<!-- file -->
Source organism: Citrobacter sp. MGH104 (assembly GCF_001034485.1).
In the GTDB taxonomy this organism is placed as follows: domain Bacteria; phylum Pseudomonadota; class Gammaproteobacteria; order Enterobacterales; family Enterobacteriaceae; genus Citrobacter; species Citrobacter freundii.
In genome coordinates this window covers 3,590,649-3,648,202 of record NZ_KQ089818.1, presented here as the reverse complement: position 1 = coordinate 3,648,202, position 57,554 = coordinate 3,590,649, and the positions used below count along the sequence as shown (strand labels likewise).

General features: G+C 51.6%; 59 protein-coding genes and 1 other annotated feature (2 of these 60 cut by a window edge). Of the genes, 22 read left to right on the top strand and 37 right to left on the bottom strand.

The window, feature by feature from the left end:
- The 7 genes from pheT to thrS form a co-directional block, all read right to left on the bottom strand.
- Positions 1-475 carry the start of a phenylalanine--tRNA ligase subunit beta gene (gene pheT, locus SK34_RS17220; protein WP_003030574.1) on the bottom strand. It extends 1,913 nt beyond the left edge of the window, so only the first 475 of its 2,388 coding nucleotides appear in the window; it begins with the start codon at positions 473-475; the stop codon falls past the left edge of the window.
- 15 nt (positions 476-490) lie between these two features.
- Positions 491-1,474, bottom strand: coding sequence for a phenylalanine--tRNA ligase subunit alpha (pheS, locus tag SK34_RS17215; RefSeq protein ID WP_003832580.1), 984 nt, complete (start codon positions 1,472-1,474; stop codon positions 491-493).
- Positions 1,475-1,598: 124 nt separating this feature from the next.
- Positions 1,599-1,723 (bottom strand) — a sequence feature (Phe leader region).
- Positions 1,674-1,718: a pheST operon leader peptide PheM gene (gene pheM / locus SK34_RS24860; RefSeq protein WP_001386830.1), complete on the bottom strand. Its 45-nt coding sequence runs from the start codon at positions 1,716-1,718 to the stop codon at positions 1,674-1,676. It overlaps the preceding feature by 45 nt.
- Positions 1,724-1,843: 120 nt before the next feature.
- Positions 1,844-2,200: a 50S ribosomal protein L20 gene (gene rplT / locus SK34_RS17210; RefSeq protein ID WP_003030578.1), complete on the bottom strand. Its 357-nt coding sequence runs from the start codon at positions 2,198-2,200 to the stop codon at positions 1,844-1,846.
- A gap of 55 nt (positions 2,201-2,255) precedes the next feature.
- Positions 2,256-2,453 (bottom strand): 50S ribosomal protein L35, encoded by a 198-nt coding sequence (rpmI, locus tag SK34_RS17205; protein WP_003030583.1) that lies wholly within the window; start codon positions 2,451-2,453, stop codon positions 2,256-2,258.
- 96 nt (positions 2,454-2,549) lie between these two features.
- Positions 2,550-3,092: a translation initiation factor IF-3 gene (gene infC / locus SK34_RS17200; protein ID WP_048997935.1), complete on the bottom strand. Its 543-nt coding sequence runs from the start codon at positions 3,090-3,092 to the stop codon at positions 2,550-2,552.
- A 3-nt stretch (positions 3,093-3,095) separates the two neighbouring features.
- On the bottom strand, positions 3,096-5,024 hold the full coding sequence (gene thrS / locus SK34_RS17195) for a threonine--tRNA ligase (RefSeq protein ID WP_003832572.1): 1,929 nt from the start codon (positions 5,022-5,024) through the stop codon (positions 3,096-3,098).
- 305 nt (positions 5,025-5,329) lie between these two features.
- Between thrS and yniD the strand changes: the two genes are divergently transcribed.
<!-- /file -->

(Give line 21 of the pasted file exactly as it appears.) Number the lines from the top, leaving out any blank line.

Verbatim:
- 305 nt (positions 5,025-5,329) lie between these two features.